The return of the abacus

Mathematics is not my forte, but I’ve spied four abacuses within the past three months. Which begs the question, why now? Why here? Is this some wildly improbable coincidence? Or the beginning of a new trend in home decor? Given enough time, finer minds than mine will no doubt solve these and other vexing questions. My interest lies in the more philosophical questions this cluster of abacus sightings poses. Is it nostalgia for a simpler time that makes them so attractive? Or perhaps we can sense the accumulated energy of the people who used them? If so, then why does the new CB2 version look so darn good? Are they inherently more beautiful than calculators? Or any piece of technology? Will a crafty person someday create a wall collage with the used iPhones they collected from thrift stores and garage sales? Is any of this adding up?

Top image: Although she’s not an abacist, food and prop stylist Johanna Brannan Lowe did use an abacus in the decor of her Buchanan, Michigan home.

Ipso Facto

CB2

Architectual Anarchy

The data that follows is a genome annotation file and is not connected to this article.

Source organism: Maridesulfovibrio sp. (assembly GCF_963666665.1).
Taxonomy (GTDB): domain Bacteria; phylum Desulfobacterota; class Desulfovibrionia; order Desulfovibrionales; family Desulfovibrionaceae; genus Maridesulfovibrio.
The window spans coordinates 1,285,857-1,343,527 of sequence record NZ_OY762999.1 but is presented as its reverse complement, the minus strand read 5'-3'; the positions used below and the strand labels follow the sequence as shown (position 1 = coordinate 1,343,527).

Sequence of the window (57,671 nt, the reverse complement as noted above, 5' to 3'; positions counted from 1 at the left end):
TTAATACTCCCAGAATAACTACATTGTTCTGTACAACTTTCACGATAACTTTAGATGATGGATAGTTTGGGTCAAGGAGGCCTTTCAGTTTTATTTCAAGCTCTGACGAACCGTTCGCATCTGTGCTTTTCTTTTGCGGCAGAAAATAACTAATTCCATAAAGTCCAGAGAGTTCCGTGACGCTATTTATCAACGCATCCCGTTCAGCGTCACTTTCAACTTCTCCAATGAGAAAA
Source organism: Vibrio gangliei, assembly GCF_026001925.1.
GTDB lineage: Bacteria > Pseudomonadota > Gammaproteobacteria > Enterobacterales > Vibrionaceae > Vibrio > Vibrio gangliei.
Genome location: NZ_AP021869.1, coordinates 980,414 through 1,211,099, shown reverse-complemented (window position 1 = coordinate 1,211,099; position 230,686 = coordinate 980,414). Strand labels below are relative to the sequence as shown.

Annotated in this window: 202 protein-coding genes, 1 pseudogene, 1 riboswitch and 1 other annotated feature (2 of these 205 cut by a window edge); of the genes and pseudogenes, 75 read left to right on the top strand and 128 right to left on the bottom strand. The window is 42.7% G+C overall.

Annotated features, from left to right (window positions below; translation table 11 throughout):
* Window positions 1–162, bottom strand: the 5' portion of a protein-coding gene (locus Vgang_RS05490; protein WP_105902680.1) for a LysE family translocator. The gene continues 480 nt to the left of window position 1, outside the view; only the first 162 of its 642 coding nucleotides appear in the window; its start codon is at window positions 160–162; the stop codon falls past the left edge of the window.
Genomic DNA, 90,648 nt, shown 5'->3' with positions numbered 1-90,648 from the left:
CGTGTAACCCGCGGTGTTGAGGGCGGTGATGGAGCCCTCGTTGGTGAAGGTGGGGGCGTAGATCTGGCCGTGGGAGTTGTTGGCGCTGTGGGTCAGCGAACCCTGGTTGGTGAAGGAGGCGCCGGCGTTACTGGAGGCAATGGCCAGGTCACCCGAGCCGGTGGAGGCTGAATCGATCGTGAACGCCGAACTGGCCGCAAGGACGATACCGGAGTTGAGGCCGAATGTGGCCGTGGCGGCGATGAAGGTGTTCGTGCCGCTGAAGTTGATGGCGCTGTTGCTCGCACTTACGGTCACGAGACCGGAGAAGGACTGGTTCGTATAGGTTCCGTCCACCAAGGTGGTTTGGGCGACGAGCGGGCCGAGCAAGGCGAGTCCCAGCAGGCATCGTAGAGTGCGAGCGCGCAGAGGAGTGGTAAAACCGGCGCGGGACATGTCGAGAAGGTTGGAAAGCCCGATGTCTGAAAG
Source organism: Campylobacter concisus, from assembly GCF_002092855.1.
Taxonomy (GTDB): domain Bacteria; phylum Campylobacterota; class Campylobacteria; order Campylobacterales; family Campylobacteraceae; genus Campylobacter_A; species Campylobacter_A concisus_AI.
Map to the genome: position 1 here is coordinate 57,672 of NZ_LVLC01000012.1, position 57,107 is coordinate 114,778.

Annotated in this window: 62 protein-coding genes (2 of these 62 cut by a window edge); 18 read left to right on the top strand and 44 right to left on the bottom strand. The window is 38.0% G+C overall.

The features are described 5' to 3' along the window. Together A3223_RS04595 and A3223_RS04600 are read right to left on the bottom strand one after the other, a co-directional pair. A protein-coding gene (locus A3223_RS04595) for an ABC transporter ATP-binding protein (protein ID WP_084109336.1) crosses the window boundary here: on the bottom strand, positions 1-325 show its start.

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3 Responses to “The return of the abacus”

  1. I think they make a great decorating statement – so graphic and colorful. And, you could drive yourself crazy trying to figure out how to use one.

  2. Hi, Tate! Abacuses for decorating? The CB2 certainly seems to be designed for just that purpose. The more traditional one that is actually used for calculating is the vertical rod model from Architectural Anarchy. However, like Hannah, I am not likely to invest the time to learn how to use one, just as I was soundly defeated in my efforts to master the slide rule in Grade 11. I’ll just enjoy their symmetry and colours!

  3. random thought: I think old rat traps can make for very interesting home accent, I wonder when CB2 will start that trend?